Coinbase vs. Coinbase Pro: A Guided Example on Why You Should ALWAYS Use Coinbase Pro
U.S. bank account or Coinbase wallet: 1.49%
Debit card: 3.99%
Instant card withdrawal: Up to 1.5% (minimum fee of $0.55)
ACH transfer: Free
Wire transfer: $10 ($25 outgoing)
Say I want to buy $1,000 of BTC right now. The displayed price is $50,000/BTC. However, I can easily see the price of BTC being quoted outside of Coinbase is roughly $49,750. So the price has been marked up by 0.50%. The default option is to pay with credit card, where you will be charged a "Coinbase fee" of $40, which is 4.0%. Let's say you buy, the price of Bitcoin goes up 10%, and then you sell. You end up paying 9% round-trip fees, locking in at most 1%. Coinbase gets 90% of your profit and you take home 10%.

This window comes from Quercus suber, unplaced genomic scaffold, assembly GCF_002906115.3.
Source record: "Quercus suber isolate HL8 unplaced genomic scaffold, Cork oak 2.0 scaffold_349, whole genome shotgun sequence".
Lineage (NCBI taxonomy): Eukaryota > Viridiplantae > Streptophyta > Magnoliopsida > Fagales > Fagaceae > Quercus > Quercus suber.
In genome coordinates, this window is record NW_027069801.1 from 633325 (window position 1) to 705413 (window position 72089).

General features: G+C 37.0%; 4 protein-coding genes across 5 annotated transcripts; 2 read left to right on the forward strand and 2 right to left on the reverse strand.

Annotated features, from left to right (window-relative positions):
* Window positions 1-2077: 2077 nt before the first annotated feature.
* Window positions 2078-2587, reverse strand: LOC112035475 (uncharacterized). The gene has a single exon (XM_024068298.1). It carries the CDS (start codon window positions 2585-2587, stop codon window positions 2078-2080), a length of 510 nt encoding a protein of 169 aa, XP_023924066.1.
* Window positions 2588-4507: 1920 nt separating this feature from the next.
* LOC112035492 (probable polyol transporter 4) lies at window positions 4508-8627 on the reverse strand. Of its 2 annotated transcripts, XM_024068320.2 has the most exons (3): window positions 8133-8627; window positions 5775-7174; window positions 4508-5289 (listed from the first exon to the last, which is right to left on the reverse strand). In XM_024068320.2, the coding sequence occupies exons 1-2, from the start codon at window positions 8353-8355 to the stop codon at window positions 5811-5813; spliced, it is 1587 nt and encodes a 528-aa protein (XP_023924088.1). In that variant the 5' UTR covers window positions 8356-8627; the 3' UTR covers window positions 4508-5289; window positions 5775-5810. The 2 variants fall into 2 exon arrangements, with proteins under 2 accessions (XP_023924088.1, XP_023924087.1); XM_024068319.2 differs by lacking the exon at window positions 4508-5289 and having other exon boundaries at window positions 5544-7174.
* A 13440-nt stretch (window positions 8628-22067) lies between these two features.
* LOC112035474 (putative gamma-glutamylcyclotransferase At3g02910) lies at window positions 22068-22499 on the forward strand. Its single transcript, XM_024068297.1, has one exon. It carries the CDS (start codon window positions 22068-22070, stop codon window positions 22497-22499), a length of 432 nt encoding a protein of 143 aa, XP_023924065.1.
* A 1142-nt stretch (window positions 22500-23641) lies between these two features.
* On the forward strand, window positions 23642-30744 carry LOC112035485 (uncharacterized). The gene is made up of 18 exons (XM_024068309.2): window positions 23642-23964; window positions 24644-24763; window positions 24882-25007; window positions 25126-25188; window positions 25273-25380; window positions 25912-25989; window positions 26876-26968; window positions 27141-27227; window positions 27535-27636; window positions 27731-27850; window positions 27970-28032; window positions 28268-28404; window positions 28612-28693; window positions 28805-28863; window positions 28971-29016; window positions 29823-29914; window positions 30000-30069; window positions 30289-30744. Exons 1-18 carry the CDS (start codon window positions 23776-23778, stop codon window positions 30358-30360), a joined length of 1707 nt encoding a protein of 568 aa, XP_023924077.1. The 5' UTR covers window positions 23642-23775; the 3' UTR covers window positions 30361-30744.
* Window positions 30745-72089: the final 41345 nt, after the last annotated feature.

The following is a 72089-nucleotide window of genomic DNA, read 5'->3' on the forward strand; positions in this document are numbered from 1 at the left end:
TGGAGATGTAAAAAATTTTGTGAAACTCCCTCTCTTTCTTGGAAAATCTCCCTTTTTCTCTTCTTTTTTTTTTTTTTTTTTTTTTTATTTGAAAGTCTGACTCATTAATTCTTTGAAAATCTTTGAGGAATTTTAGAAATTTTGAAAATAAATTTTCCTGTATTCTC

A better option is to fund from your US bank account, but you will still pay 1.5%. So in the example above, Coinbase keeps 40% of your profit.
This is just as easy as using Coinbase, just with more data and charts. In the previous example, you would pay $49,750 (instead of $50,000) and the spread between bids and asks is $0.01. The quoted fee is $2.50, which is 0.50%. This is much cheaper than 4.5% for debit/credit card or 1.5% for bank account purchases. Now if Bitcoin goes up 10% and you sell, Coinbase has taken 10% of your profits instead of 90%.
Pricing tier Taker fee Maker fee
Up to $10K 0.50% 0.50%
$10K – $50K 0.35% 0.35%
$50K – $100K 0.25% 0.15%
$100K – $1M 0.20% 0.10%